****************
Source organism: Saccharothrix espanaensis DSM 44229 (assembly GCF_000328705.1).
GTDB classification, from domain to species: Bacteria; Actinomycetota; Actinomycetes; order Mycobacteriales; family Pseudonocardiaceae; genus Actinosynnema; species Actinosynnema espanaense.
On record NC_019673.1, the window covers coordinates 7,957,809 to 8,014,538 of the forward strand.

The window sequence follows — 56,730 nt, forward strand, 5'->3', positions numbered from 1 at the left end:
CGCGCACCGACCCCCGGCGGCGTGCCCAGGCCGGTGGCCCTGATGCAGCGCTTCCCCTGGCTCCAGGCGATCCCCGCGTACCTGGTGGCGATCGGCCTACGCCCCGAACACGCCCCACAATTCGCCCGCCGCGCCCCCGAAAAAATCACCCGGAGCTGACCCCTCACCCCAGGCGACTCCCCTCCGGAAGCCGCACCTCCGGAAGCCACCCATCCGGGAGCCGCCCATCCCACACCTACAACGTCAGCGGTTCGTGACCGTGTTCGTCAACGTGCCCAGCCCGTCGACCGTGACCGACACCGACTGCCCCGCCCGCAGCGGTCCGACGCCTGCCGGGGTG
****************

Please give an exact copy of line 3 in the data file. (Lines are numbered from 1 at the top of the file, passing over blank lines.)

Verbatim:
On record NC_019673.1, the window covers coordinates 7,957,809 to 8,014,538 of the forward strand.